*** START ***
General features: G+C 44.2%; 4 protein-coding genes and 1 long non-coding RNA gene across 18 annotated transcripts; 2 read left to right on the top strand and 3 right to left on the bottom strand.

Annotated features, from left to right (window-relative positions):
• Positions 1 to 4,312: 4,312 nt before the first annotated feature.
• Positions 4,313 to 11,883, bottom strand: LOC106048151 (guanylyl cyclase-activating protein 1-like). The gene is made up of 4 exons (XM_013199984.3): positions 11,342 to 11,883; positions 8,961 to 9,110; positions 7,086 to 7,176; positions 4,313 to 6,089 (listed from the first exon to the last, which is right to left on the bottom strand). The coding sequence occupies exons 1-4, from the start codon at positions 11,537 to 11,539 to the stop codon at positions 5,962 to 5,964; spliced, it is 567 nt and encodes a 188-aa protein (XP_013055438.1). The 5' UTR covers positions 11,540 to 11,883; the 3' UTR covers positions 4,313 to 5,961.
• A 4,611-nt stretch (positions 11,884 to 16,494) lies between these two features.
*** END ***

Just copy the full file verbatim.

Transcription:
General features: G+C 44.2%; 4 protein-coding genes and 1 long non-coding RNA gene across 18 annotated transcripts; 2 read left to right on the top strand and 3 right to left on the bottom strand.

Annotated features, from left to right (window-relative positions):
• Positions 1 to 4,312: 4,312 nt before the first annotated feature.
• Positions 4,313 to 11,883, bottom strand: LOC106048151 (guanylyl cyclase-activating protein 1-like). The gene is made up of 4 exons (XM_013199984.3): positions 11,342 to 11,883; positions 8,961 to 9,110; positions 7,086 to 7,176; positions 4,313 to 6,089 (listed from the first exon to the last, which is right to left on the bottom strand). The coding sequence occupies exons 1-4, from the start codon at positions 11,537 to 11,539 to the stop codon at positions 5,962 to 5,964; spliced, it is 567 nt and encodes a 188-aa protein (XP_013055438.1). The 5' UTR covers positions 11,540 to 11,883; the 3' UTR covers positions 4,313 to 5,961.
• A 4,611-nt stretch (positions 11,884 to 16,494) lies between these two features.